Decided: May 14, 1936.
SELINA ROBINSON, PROSECUTOR,
GERALD B. JACKSON, RESPONDENT
On appeal from a judgment of the Supreme Court, whose opinion is printed in 13 N.J. Mis. R. 858.
For the prosecutor, Nathan Rabinowitz and Milton C. Kitay (Isadore Rabinowitz, of counsel).
For the respondent, Herbert C. Dolan.
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The opinion of the court was delivered by
HEHER, J. The question presented for decision is the meaning of paragraph 20 (e) of the Workmen's Compensation act of 1911 (Pamph. L., p. 134), incorporated therein by chapter 93 of the laws of 1919 (Pamph. L., pp. 201, 209), in terms following:
"Whenever it shall appear that an employer is being prejudiced by virtue of the refusal of an injured employe to accept proffered medical and surgical treatment deemed necessary by the physician selected by the employer, or his failure or neglect to comply with the instructions of the physician in charge of the case, such employer is hereby authorized to file a petition with the workmen's compensation bureau, which is hereby empowered to order proper medical and surgical treatment at the expense of the employer, and in event of refusal or neglect by the employe to comply with this order the bureau shall make such modification in the award contained in the schedule as the evidence produced shall justify."
The injury was sustained on August 25th, 1933; and the petition for compensation was filed with the bureau on April 2d, 1934. The employer, while conceding that prosecutor suffered a permanent disability of the left foot to the extent of sixty-six and two-thirds per cent. of normal function and use, nevertheless insists that proffered medical and surgical aid, refused by prosecutor, would in all human likelihood have effected a "cure," or materially reduced the disability,
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and that, in these circumstances, the Bergen County Court of Common Pleas correctly found a compensable disability to the extent only of twenty-five per cent. loss of use of the injured foot. The rejected offer of medical aid was made on September 27th, 1933, but the bureau concluded that inasmuch as the employer did not, by appropriate petition, invoke the provisions of the statute under review, he was precluded from showing in defense that any part of the disability under which prosecutor labors is traceable to her unreasonable rejection of the proposed medical and surgical aid. The Pleas, on the other hand, ruled that the statute in question is "permissive and not mandatory," and that the employer's failure "to comply strictly with the provisions of the act does not preclude him from proving her refusal to accept the medical treatment in diminution of the award." The Supreme Court, on certiorari, affirmed the judgment of that tribunal.
We hold to the view that the latter interpretation of the statute does not effectuate the legislative purpose. The right of the employer to impose medical or surgical treatment upon the injured employe is not, of course, an absolute one. Compulsion in such matters must needs be cautiously exercised. The employer's right in this regard is necessarily circumscribed by the corelative right of the employe to avoid, if he chooses, peril to life, however slight, and undue risks to health, and anguish that goes beyond the bounds of reason. The employe's refusal to submit to the tendered treatment, whether medical or operative, is not unreasonable, and therefore unjustifiable in the legal sense, unless it is free from danger to life and health, and extraordinary suffering, and, according to the best medical or surgical opinion, offers a reasonable prospect of restoration or relief from the disability. And the reasonableness of the refusal, tested by this standard, is one of fact. McNally v. Hudson and Manhattan Railroad Co., 87 N.J.L. 455; affirmed, 88 Id. 729.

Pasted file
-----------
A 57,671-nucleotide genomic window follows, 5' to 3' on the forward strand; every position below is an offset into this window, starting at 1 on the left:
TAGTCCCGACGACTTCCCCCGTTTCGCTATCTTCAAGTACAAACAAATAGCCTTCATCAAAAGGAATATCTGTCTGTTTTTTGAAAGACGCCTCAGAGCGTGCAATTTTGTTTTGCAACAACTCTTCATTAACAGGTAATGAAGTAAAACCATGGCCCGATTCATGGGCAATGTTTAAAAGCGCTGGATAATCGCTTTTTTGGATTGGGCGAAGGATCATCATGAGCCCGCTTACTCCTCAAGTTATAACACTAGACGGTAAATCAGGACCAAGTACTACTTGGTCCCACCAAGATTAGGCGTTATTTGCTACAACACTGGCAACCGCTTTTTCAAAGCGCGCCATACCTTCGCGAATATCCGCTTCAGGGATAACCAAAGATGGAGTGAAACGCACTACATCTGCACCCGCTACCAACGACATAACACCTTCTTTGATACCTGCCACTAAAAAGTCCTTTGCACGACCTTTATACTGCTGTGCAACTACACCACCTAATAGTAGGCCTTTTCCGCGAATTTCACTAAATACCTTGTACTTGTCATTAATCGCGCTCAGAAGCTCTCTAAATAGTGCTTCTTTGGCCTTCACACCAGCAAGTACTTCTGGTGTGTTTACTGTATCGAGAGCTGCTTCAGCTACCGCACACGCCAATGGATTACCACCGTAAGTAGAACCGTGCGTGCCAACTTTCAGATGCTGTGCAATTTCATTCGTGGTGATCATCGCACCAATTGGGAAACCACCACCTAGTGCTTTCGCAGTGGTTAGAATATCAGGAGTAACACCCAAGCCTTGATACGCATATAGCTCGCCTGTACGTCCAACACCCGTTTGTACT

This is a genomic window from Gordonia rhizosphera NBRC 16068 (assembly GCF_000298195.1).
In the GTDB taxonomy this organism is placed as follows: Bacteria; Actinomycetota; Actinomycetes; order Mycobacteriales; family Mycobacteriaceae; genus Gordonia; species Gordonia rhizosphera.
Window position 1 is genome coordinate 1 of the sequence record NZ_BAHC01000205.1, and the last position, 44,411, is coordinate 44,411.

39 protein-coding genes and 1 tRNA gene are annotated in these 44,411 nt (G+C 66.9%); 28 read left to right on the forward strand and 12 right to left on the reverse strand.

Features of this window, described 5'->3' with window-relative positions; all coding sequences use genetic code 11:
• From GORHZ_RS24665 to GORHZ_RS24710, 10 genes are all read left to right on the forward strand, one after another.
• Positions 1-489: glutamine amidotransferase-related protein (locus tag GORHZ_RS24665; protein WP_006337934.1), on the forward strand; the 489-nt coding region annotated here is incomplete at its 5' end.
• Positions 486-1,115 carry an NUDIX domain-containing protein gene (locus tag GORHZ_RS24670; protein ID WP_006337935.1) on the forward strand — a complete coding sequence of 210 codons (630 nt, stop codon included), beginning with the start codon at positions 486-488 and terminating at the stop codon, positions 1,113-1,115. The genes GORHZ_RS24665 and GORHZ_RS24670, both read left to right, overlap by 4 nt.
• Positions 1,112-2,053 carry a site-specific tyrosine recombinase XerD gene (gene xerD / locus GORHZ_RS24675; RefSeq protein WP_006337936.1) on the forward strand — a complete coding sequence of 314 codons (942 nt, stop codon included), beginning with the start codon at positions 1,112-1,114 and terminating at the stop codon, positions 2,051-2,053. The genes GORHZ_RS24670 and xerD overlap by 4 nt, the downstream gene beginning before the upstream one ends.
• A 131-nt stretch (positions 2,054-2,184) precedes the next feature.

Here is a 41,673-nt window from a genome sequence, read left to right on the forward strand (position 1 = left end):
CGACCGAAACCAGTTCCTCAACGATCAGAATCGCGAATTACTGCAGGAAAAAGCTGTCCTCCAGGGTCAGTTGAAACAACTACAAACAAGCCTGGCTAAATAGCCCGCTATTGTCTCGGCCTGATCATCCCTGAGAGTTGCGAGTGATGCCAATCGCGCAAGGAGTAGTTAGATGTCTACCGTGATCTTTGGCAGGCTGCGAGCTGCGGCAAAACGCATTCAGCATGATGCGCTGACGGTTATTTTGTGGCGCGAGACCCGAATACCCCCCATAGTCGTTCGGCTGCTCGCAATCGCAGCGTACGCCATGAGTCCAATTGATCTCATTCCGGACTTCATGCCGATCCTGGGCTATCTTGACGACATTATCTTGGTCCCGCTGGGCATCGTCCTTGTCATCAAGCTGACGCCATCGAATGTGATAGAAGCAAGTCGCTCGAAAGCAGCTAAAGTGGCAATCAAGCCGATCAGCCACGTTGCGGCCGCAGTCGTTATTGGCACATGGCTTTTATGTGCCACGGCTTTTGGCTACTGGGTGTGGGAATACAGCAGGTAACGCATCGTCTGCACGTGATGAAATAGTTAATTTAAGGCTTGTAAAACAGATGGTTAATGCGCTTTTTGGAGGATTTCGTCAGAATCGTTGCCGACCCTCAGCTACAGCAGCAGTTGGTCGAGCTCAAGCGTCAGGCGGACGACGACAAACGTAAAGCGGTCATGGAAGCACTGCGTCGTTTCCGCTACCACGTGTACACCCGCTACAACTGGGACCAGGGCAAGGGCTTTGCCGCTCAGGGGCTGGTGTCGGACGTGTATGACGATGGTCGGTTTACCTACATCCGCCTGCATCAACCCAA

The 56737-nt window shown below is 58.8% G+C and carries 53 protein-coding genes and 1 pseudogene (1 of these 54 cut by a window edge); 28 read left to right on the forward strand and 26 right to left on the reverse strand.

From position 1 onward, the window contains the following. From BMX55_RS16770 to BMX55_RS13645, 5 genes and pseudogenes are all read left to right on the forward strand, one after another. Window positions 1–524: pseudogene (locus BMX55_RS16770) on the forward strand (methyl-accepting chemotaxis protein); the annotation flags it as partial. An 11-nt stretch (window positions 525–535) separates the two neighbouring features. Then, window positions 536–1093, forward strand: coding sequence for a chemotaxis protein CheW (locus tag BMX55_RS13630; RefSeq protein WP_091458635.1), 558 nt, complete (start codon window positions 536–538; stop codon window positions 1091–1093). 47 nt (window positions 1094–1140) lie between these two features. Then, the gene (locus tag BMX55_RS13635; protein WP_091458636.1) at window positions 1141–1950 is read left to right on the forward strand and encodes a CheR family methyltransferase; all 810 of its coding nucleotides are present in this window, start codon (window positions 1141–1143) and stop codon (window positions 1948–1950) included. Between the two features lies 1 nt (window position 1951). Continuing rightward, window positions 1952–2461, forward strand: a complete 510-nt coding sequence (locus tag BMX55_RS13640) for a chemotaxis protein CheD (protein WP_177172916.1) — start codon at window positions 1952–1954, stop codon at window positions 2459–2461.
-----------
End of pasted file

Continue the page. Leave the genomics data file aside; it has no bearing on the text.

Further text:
Viewing the statute in the light of this principle, rooted in reason and justice, the legislative design palpably was to provide for a judicial determination of such an issue at the time it arises, when the proposed remedy, if it satisfies the
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legal standard, can be effectively applied, and not at the final hearing of the cause, when, in the event of a determination adverse to the employe, it may not, due to the changes worked by time, be efficacious or practicable. The considerations underlying this policy are obvious. It is ordinarily a controversy of such moment as to require the judgment of an impartial tribunal. It would be manifestly unfair to place the burden of a correct decision solely upon the employe, and to charge him with the full consequences of error, even though his judgment was entirely free from bad faith. It is to be remarked, in passing, that an injured person is rarely moved by bad faith in resisting efforts to effect physical rehabilitation. That such is the scheme of the statute is implicit in the language employed to express the legislative intention. The employe suffers no loss of the prescribed compensation until he shall have refused or neglected to submit, at the expense of the employer, to the medical or surgical treatment which the bureau shall determine to be "proper;" his refusal to comply with the employer's demand in this regard incurs no such consequences. The spirit of the provision is to secure an orderly disposition of the controversy by the tribunal set up to resolve all other issues arising under the act.